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Contracting with Diversely Naïve Agents

  • Kfir Eliaz
  • Ran Spiegler

In standard contract-theoretic models, the underlying assumption is that agent types differ in their preference or cost parameters, and the principal's objective is to design contracts in order to screen this type. We study a contract-theoretic model in which the heterogeneity among agent types is of a “cognitive” nature. In our model, the agent has dynamically inconsistent preferences. Agent types differ only in their degree of “sophistication”, that is, their ability to forecast the change in their future tastes. We fully characterize the menu of contracts which the principal offers in order to screen the agent's sophistication. The menu does not exclude any type: it provides a perfect commitment device for relatively sophisticated types, and “exploitative” contracts which involve speculation with relatively naive types. More naive types are more heavily exploited and generate a greater profit for the principal. Our results allow us to interpret real-life contractual arrangements in a variety of industries. Copyright 2006, Wiley-Blackwell.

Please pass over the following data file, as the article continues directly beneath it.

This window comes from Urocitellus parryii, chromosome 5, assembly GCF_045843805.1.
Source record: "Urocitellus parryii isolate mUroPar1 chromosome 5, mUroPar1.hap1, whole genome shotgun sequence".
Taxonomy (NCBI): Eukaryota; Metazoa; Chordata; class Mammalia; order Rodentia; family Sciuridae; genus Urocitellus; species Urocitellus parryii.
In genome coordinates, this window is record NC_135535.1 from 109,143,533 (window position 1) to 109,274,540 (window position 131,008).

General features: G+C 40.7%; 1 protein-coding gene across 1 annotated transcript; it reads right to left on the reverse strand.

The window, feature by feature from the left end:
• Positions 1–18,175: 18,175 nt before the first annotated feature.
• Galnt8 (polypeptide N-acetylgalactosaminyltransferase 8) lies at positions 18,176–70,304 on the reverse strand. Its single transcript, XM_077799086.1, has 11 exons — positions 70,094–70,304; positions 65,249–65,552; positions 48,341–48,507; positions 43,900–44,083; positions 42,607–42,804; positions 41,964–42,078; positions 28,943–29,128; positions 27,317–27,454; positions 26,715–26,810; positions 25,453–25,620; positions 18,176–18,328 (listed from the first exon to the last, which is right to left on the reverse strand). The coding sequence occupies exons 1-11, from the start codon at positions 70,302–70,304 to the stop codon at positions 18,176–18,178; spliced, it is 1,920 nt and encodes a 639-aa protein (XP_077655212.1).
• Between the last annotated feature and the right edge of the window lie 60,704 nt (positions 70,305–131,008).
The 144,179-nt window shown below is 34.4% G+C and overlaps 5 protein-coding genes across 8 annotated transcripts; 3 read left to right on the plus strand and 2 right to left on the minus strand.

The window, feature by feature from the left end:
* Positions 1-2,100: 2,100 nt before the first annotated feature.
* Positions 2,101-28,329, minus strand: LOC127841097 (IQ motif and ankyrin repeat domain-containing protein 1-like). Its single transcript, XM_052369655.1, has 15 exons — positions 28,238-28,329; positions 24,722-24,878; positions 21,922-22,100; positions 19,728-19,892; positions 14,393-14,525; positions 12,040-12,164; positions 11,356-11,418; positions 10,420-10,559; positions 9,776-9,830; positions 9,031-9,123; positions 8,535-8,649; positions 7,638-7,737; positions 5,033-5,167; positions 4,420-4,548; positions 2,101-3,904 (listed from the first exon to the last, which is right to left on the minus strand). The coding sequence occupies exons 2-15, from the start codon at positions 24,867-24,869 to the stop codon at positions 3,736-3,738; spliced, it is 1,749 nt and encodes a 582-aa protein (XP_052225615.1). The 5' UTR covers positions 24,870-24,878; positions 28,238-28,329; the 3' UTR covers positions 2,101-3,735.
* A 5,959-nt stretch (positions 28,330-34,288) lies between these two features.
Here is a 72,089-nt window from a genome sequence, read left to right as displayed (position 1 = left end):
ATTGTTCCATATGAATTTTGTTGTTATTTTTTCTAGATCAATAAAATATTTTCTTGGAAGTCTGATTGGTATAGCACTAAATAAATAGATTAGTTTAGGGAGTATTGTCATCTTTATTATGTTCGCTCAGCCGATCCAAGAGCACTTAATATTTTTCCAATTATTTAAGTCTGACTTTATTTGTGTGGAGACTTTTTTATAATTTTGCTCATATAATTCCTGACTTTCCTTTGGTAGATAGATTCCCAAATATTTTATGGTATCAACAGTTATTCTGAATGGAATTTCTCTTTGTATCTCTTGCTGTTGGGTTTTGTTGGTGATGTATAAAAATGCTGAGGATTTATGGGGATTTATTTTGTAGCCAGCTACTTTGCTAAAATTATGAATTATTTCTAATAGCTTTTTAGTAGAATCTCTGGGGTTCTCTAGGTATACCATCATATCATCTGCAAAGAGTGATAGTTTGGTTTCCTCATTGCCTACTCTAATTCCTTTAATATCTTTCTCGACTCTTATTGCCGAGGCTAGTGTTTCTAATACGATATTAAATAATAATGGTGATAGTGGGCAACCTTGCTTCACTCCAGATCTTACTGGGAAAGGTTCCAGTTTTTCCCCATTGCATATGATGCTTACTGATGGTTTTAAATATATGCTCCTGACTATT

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Paper provided by UCLA Department of Economics in its series Levine's Bibliography with number 122247000000000530.

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Date of creation: 19 Sep 2004
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Handle: RePEc:cla:levrem:122247000000000530
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